A number of incidents in recent years confirm that the threat to international security, infrastructure and commerce has spread to the maritime sector
Attacks on shipping in and around ports, such as those on US Navy destroyer USS Cole in the port of Aden, 12 October 2000, and on French oil tanker the Limburg as it was approaching the Minah Al-Dabah oil terminal in the Gulf of Aden, 6 October 2002, demonstrate new tactics being used to breach harbour security. The 2004 suicide speedboat attacks on tankers moored to the Bakr oil terminal outside Iraq’s Basra port highlight the possible consequences to the world economy if such an installation was attacked. And in March 2005, the Associated Press reported the Philippine military had confirmed that terrorists are being trained to use scuba-diving equipment to attach explosives to a vessel’s hull.
Those investigating the Limburg attack were told that Al-Qaeda had at one stage considered using divers and had trained personnel for this type of underwater attack. In the end, a suicide boat crew was used, but it alerted the maritime community to the threat posed by divers attempting to infiltrate coastal facilities or attach limpet mines to ships in port. The threat has already been demonstrated in Sri Lanka where ‘Tamil Tiger’ (Liberation Tigers of Tamil Eelam) separatists have successfully used divers to attack and sink ships in harbour.
The ISPS code
In 2004, International Ship and Port Facilities Security (ISPS) Code was established to create a framework for governments, agencies and the shipping industry to co-operate to ensure the security of ports and vessels. Since 95 per cent of world trade is transported by water, this is of crucial importance to all trading countries.
Within the maritime industry, ports are seen as key targets. Ships carrying hazardous substances such as liquefied natural gas are also at risk. Potential forms of attack range from: improvised explosive devices being attached to port structures or vessels berthed in and around ports; acoustic mines delivered to the seabed within a port; small-boat attack; hijacked vessel collision; and dirty bombs carried within cargo containers, either for detonation at the port or for later use further inland.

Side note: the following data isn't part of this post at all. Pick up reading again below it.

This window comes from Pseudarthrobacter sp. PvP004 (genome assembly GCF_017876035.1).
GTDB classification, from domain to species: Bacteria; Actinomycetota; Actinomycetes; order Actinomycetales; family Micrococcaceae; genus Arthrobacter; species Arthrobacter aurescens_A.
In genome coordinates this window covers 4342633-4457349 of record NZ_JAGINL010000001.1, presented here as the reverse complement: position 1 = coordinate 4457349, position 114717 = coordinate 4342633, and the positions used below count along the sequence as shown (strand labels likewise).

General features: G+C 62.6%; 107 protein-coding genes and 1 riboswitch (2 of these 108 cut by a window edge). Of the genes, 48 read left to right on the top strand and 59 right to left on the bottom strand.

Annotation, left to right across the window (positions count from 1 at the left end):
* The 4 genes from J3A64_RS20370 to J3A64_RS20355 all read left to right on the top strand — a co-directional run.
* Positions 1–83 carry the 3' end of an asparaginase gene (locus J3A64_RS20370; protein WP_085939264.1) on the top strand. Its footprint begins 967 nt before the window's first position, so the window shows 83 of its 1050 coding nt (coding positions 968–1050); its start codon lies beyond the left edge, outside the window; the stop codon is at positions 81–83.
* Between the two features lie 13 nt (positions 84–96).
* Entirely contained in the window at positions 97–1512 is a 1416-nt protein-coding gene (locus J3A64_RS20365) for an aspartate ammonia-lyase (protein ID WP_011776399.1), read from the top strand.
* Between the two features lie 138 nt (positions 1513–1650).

The ISPS Code requires port authorities to maintain effective security within their facilities, enabling them to ensure secure perimeters and control staff, passengers and cargo moving through their gates. Much of the technology required to do this already exists in the form of surveillance equipment such as CCTV and electro-optic sensors and sonar linked to monitoring centres. These are backed by physical patrols of the perimeter, container/vehicle scanning, passenger profiling and staff control.
Waterside security requires above- and below-water detection and sophisticated imaging systems. Commercial ports have been using vessel traffic systems (VTS) for some time and these have evolved to incorporate enhanced features that are suited to the detection of suspicious and unauthorised traffic behaviours.